While advising some 30 incoming students, I found an error in the course catalog.* (see footnote for the truly boring detail)

This is by no means something I’m responsible for—I ran into it because I was advising officially-undeclared-but-planning-on-science majors and I realized the small print conflicted with what we’d been telling our students for the last six years.

However, I’m pretty sure it made no difference because the thing that REALLY enforces the prereqs is the registration computer, so it doesn’t matter what the printed course catalogs says. (I do wonder whether any brand-new undeclared advisors gave some wrong steers—“Oh well. They’ll figure it out” was our advising mantra, despite the degree of hand-holding happening.)

Of course, the only way outside the registrar’s office to tell what the registration computer is actually doing, since the text in the online course schedule is the same wrong text from the course catalog, is is try to enroll for the course. I’m just assuming the registration system has it right because I didn’t hear about anyone crying over their inability to follow my advice on that one (and yes, I did hear about tears over inability to follow other advices).

And yes, I’m arrogant—told the student I was right and the big kahuna of the printed course catalog, the authority of authorities that they are supposed to hold onto until they graduate, must be wrong. Hopefully the message in my explanation there was not “you can’t trust the course catalog” but “the university is not set up to punish you for using logic and taking harder courses”, although, that may in fact not be true at all.

*Specifically, to take general chemistry you need to have taken calculus or be taking it at the same time. There are FOUR calculus sequences, but only three of them meet this co-enrollment requirement (calculus for business majors does not). But a typo made it say that business calculus did meet the requirement but calculus for biology majors does not. Which is clearly illogical. (Honestly, explaining all this to students made me feel some sympathy for the hand-holding demands and helicopter parents—there is a lot of crap to keep track of.)

Political Science is seriously letting students enroll for a fall class that is currently listed as DAY/TIME TBA in the online course offerings. WTF. And yes, that’s pretty much what I said to the student I was advising who pointed this out.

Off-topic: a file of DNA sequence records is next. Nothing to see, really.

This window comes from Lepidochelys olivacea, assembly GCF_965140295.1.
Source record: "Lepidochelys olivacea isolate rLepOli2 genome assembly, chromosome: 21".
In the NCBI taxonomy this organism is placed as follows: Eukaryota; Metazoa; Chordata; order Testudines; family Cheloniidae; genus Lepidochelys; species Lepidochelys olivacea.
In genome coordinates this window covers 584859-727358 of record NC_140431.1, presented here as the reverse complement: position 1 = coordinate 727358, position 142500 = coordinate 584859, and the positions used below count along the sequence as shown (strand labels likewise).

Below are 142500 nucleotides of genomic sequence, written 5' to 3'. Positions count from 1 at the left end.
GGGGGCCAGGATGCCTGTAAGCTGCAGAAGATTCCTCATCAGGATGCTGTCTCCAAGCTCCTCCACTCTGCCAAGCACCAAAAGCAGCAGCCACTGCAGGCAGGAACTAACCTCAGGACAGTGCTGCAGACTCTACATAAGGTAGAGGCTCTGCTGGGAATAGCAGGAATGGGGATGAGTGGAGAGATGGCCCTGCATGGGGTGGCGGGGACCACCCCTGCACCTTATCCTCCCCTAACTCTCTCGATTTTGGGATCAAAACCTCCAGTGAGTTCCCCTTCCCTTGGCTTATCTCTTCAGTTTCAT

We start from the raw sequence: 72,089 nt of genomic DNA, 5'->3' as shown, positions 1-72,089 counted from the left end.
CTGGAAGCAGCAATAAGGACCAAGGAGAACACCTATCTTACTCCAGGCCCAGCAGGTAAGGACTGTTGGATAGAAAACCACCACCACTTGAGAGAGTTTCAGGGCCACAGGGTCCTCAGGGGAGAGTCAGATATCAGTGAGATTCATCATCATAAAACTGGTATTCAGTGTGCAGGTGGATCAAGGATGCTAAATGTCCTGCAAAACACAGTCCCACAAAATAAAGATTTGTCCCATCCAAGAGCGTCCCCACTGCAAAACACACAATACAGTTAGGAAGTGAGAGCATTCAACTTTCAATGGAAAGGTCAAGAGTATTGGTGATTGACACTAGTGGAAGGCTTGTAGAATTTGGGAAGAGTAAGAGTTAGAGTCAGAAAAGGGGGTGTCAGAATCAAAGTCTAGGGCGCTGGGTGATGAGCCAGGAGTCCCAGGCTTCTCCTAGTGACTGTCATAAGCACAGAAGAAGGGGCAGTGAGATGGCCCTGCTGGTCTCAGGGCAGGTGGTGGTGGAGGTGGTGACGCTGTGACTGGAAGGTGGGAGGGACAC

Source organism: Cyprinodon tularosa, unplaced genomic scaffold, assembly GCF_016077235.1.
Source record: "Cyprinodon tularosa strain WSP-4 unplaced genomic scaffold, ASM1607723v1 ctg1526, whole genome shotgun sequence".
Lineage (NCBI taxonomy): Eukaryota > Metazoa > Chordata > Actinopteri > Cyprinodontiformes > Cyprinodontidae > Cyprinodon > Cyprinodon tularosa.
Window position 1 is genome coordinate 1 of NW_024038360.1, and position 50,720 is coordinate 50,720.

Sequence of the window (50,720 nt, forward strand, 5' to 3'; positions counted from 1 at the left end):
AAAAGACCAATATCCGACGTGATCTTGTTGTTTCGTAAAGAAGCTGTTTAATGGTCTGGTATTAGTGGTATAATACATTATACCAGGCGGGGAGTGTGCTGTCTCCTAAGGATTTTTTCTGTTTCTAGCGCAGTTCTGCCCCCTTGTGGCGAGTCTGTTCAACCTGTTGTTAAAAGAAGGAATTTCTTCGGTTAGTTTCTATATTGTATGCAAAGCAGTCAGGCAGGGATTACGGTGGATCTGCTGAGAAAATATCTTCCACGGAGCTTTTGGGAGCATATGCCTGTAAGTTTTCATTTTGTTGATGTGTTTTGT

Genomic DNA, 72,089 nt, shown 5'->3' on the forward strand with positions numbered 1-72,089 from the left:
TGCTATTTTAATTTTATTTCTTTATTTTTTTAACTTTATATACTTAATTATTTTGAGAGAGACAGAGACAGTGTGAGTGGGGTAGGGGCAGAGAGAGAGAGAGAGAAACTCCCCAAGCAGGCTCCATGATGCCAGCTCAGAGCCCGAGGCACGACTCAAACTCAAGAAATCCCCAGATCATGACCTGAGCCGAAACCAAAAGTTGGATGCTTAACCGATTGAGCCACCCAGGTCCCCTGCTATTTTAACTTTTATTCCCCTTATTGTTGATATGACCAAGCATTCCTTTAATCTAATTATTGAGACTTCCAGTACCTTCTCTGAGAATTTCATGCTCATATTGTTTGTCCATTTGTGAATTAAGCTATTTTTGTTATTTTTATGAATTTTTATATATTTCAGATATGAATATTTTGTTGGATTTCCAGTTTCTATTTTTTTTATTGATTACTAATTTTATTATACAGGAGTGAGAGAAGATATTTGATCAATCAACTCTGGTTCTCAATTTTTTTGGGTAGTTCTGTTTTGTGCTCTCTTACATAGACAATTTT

Double WTF. Something like half the spaces were filled, even.

Why is this school so fond of variant sequences? There are two biology sequences, two physics sequences, and FOUR calculus sequences. WTF. At least the honors vs regular chemistry sequences make sense.

There are also a ton of 100-level courses in various departments, presumably good courses to explore a major, that don’t count for major credit should you decide to become a major. WTF.

Human Physiology says that students can take either of the two biology sequences for the major, but only list the easier of the two bio sequences as a prereq for their more advanced classes. And apparently they do not want their majors taking honors chemistry at all? WTF. I also let that student know my opinion, as I advised her to play it safe by taking the easier variants.

People are really overwrought. Our admissions director reported parents hanging up on her, students in tears, because little things went wrong.

Actual WTF comment from me: “You might think in terms of professors and course descriptions when you pick classes, but the computer thinks in terms of CID [course ID number].” Student nodded like that made fine sense. But I need a better name than THE COMPUTER for the sub-piece of Banner that runs the course registration system (if ever I become a registrar, I’m branding that mess).